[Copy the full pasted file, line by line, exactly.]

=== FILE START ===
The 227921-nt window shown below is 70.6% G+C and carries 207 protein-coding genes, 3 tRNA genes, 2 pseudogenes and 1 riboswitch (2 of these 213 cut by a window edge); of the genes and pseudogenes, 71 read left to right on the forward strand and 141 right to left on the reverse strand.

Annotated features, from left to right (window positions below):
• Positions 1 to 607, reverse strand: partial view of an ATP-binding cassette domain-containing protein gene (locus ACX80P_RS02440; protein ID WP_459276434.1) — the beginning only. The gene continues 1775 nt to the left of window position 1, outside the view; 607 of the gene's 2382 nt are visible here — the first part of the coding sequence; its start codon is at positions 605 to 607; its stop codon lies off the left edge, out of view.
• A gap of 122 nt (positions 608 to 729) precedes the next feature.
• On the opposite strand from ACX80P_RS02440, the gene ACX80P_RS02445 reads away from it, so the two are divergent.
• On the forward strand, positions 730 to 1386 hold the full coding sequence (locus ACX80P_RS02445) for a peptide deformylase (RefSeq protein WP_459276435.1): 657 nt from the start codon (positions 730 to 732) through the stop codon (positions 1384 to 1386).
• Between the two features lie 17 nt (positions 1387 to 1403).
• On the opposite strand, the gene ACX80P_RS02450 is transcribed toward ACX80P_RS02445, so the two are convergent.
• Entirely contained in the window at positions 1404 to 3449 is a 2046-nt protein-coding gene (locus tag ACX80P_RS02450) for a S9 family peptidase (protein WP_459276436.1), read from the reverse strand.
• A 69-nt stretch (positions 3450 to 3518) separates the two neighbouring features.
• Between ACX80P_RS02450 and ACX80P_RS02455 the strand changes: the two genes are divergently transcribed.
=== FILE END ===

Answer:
The 227921-nt window shown below is 70.6% G+C and carries 207 protein-coding genes, 3 tRNA genes, 2 pseudogenes and 1 riboswitch (2 of these 213 cut by a window edge); of the genes and pseudogenes, 71 read left to right on the forward strand and 141 right to left on the reverse strand.

Annotated features, from left to right (window positions below):
• Positions 1 to 607, reverse strand: partial view of an ATP-binding cassette domain-containing protein gene (locus ACX80P_RS02440; protein ID WP_459276434.1) — the beginning only. The gene continues 1775 nt to the left of window position 1, outside the view; 607 of the gene's 2382 nt are visible here — the first part of the coding sequence; its start codon is at positions 605 to 607; its stop codon lies off the left edge, out of view.
• A gap of 122 nt (positions 608 to 729) precedes the next feature.
• On the opposite strand from ACX80P_RS02440, the gene ACX80P_RS02445 reads away from it, so the two are divergent.
• On the forward strand, positions 730 to 1386 hold the full coding sequence (locus ACX80P_RS02445) for a peptide deformylase (RefSeq protein WP_459276435.1): 657 nt from the start codon (positions 730 to 732) through the stop codon (positions 1384 to 1386).
• Between the two features lie 17 nt (positions 1387 to 1403).
• On the opposite strand, the gene ACX80P_RS02450 is transcribed toward ACX80P_RS02445, so the two are convergent.
• Entirely contained in the window at positions 1404 to 3449 is a 2046-nt protein-coding gene (locus tag ACX80P_RS02450) for a S9 family peptidase (protein WP_459276436.1), read from the reverse strand.
• A 69-nt stretch (positions 3450 to 3518) separates the two neighbouring features.
• Between ACX80P_RS02450 and ACX80P_RS02455 the strand changes: the two genes are divergently transcribed.